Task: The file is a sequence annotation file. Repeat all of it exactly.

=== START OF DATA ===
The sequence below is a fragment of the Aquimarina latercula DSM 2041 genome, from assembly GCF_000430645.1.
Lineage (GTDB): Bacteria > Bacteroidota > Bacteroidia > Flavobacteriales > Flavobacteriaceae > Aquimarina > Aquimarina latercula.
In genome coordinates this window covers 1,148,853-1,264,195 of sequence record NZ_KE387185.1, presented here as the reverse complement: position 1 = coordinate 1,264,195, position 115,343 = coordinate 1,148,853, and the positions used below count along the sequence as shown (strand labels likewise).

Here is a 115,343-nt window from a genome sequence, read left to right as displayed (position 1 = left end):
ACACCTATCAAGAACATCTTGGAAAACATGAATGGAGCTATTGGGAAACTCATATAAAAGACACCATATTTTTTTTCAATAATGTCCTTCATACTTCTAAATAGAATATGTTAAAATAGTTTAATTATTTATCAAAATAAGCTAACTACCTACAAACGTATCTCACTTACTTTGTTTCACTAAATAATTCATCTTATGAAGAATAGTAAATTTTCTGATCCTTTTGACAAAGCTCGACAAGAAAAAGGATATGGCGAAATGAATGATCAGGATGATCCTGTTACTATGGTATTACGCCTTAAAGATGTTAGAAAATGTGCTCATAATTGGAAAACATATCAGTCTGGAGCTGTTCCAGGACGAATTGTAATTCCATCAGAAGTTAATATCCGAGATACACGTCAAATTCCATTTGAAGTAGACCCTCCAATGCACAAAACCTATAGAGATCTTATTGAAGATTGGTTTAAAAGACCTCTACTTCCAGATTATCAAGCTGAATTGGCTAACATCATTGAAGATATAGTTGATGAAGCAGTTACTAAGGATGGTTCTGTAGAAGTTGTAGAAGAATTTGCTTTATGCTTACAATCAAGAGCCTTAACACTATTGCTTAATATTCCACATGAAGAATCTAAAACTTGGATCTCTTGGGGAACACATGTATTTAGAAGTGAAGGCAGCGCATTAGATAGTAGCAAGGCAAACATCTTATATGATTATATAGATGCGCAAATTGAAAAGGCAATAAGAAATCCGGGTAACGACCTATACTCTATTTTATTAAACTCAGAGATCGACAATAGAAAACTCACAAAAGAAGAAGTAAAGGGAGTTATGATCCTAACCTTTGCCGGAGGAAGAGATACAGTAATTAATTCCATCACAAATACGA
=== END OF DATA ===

The sequence below is a fragment of the Aquimarina latercula DSM 2041 genome, from assembly GCF_000430645.1.
Lineage (GTDB): Bacteria > Bacteroidota > Bacteroidia > Flavobacteriales > Flavobacteriaceae > Aquimarina > Aquimarina latercula.
In genome coordinates this window covers 1,148,853-1,264,195 of sequence record NZ_KE387185.1, presented here as the reverse complement: position 1 = coordinate 1,264,195, position 115,343 = coordinate 1,148,853, and the positions used below count along the sequence as shown (strand labels likewise).

Here is a 115,343-nt window from a genome sequence, read left to right as displayed (position 1 = left end):
ACACCTATCAAGAACATCTTGGAAAACATGAATGGAGCTATTGGGAAACTCATATAAAAGACACCATATTTTTTTTCAATAATGTCCTTCATACTTCTAAATAGAATATGTTAAAATAGTTTAATTATTTATCAAAATAAGCTAACTACCTACAAACGTATCTCACTTACTTTGTTTCACTAAATAATTCATCTTATGAAGAATAGTAAATTTTCTGATCCTTTTGACAAAGCTCGACAAGAAAAAGGATATGGCGAAATGAATGATCAGGATGATCCTGTTACTATGGTATTACGCCTTAAAGATGTTAGAAAATGTGCTCATAATTGGAAAACATATCAGTCTGGAGCTGTTCCAGGACGAATTGTAATTCCATCAGAAGTTAATATCCGAGATACACGTCAAATTCCATTTGAAGTAGACCCTCCAATGCACAAAACCTATAGAGATCTTATTGAAGATTGGTTTAAAAGACCTCTACTTCCAGATTATCAAGCTGAATTGGCTAACATCATTGAAGATATAGTTGATGAAGCAGTTACTAAGGATGGTTCTGTAGAAGTTGTAGAAGAATTTGCTTTATGCTTACAATCAAGAGCCTTAACACTATTGCTTAATATTCCACATGAAGAATCTAAAACTTGGATCTCTTGGGGAACACATGTATTTAGAAGTGAAGGCAGCGCATTAGATAGTAGCAAGGCAAACATCTTATATGATTATATAGATGCGCAAATTGAAAAGGCAATAAGAAATCCGGGTAACGACCTATACTCTATTTTATTAAACTCAGAGATCGACAATAGAAAACTCACAAAAGAAGAAGTAAAGGGAGTTATGATCCTAACCTTTGCCGGAGGAAGAGATACAGTAATTAATTCCATCACAAATACGA